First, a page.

February 10, 2022
State Superintendent Tony Thurmond Announces Support for Bill that Helps Fund Schools Equitably, Addresses Absenteeism and Truancy
SACRAMENTO—State Superintendent of Public Instruction Tony Thurmond and Senator Anthony J. Portantino (D-La Cañada Flintridge) today joined state school leaders and partners to urge support of a bill that would inject new funding into schools using a more equitable funding calculation and finance efforts to address chronic absenteeism and truancy.
Senate Bill (SB) 830, co-sponsored by State Superintendent Thurmond, would augment California’s education funding system, which is now based on average attendance with additional funding based on average enrollment. This modification would help schools be funded more equitably and help schools struggling with absenteeism—and all schools—receive the financial support they need to recover from the pandemic and thrive in the future.
“With the pandemic already causing so many difficulties across schools and in people’s lives, the last thing that should happen is for schools to face additional economic uncertainty,” said State Superintendent Thurmond. “SB 830 gives districts predictability on how they receive funding and gives them important resources to address what has been one of our most perplexing challenges: dealing with chronic absenteeism in ways we have not yet seen before. It will put students and schools on a better path to further close opportunity and education gaps.”
California is one of six states that does not consider enrollment figures for determining state aid to school districts. Districts currently plan their budgets and expend funds based on enrollment but receive funds based on attendance. For example, if a school district enrolls 100 students but their attendance rate is 95%, the school district must still prepare as if 100 students will attend class every day. As such, school districts do not receive funding if a student does not attend school on any given day despite having fixed educational, programmatic, and operational costs.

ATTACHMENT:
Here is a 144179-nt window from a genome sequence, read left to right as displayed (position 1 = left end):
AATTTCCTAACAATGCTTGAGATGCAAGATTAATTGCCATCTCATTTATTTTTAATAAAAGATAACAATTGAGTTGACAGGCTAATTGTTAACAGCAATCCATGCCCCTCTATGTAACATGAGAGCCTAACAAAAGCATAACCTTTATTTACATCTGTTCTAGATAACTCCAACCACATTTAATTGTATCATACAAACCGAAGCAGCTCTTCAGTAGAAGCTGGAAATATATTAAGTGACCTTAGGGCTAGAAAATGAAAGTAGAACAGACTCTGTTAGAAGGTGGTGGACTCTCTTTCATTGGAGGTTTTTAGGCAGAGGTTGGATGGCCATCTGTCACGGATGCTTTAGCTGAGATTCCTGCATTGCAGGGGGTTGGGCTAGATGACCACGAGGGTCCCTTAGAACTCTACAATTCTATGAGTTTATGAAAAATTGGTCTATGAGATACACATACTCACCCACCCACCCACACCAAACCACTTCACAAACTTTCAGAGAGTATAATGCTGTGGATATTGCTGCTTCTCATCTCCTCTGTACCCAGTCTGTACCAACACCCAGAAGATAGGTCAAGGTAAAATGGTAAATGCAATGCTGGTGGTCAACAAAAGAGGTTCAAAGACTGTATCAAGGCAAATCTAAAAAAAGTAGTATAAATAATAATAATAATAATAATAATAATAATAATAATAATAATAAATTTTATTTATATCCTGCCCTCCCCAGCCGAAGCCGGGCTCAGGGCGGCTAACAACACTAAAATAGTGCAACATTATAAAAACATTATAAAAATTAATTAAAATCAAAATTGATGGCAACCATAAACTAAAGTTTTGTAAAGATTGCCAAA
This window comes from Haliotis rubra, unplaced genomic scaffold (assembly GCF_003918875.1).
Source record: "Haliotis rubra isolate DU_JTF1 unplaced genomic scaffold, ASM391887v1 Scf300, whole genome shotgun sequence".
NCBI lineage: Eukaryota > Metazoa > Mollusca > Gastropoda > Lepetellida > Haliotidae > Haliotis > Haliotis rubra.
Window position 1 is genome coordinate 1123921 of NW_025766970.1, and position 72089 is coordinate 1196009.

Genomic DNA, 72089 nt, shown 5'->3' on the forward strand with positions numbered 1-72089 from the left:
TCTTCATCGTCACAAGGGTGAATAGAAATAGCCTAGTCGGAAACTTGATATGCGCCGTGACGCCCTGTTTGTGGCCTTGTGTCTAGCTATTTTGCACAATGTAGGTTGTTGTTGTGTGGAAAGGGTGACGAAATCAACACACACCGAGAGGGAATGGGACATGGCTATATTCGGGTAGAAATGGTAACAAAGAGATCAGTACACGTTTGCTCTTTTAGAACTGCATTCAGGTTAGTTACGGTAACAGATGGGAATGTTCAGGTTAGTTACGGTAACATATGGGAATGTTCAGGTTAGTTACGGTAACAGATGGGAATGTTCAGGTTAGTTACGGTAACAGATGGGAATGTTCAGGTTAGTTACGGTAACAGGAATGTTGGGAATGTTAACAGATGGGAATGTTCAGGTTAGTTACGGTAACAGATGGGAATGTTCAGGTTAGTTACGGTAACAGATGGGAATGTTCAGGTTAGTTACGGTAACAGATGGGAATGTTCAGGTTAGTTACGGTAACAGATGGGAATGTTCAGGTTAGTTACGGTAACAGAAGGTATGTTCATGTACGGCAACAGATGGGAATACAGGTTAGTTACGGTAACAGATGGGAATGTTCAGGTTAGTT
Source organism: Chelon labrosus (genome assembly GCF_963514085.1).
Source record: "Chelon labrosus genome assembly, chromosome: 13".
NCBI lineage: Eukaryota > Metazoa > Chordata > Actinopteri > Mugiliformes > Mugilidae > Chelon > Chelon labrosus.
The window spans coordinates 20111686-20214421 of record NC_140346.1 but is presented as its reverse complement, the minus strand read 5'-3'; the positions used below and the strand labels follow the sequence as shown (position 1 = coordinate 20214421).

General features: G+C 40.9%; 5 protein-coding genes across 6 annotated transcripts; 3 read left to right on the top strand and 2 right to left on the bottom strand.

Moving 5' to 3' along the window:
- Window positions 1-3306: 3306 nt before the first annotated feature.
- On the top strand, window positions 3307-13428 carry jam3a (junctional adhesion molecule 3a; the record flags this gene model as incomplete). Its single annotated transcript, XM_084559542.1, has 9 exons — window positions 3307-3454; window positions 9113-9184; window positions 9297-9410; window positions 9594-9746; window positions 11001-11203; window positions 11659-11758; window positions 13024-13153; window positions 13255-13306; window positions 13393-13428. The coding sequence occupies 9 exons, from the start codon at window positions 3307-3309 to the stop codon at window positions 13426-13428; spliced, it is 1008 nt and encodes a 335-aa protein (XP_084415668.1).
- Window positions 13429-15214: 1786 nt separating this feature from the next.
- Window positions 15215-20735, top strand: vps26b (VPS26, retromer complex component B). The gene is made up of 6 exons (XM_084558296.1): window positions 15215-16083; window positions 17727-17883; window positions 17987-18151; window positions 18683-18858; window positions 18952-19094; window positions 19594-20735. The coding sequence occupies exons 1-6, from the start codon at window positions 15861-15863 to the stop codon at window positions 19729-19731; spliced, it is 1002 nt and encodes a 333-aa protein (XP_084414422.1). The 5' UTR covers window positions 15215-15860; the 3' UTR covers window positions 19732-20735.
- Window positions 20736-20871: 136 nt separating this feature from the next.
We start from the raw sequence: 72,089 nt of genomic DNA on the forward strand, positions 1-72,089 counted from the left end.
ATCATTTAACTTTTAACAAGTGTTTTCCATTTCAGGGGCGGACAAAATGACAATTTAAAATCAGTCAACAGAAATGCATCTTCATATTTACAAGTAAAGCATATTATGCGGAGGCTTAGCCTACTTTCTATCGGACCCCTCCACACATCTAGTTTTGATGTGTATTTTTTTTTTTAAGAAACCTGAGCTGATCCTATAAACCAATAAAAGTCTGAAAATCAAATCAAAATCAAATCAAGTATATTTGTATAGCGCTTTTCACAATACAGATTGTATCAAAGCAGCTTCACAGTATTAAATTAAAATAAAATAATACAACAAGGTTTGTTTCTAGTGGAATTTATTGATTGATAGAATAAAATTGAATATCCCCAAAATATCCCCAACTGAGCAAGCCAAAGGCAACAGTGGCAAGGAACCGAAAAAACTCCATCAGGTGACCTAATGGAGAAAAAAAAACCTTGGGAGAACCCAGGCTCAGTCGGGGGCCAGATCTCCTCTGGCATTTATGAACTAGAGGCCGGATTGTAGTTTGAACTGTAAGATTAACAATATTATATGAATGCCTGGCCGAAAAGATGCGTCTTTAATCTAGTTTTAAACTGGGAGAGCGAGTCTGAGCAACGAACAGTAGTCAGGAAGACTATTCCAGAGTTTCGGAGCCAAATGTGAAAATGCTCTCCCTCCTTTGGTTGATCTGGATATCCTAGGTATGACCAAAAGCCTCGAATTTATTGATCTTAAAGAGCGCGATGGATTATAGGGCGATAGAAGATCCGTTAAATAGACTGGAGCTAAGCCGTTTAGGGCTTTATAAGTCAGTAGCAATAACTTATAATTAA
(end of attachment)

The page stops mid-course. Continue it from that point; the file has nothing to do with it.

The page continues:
“The state is looking at a historic surplus, and this change would inject $3 billion into public education,” said Senator Portantino, the bill’s author. “This is a modest change given the dollar amounts we’re looking at in this budget, but it’s a historic change. We have traditionally funded education based on attendance, and that has been historically unfair to districts. I look at this bill and this proposal as something that deals with the present situation as well as five years from now and 10 years from now. It creates that stability in the present and for the future.”
“Enrollment-based funding, commonly known as average daily membership, is the student counting method most states use to count students because it allocates funds equitably based on the actual number of students each school must be prepared to serve,” said Shane Dishman, President of the California School Employees Association. “At least 50% of the additional funds allocated under this bill are dedicated to addressing absenteeism by providing additional services and support.”
“We know that attendance in school is critical because a student has to be in class to learn, but when students are facing trauma, economic uncertainly, or dangerous routes to school, the simple act of showing up to class isn’t so simple,” said Kelly Gonez, President of the Los Angeles Unified School District’s Board of Education. “School districts like L.A. Unified, with large numbers of students in historically underserved communities, face high levels of chronic absenteeism, and that absenteeism means that our schools receive less funding just when our students need more resources and supports to address these root cause issues.”
# # # #
Tony Thurmond —
State Superintendent of Public Instruction
Communications Division, Room 5602, 916-319-0818, Fax 916-319-0100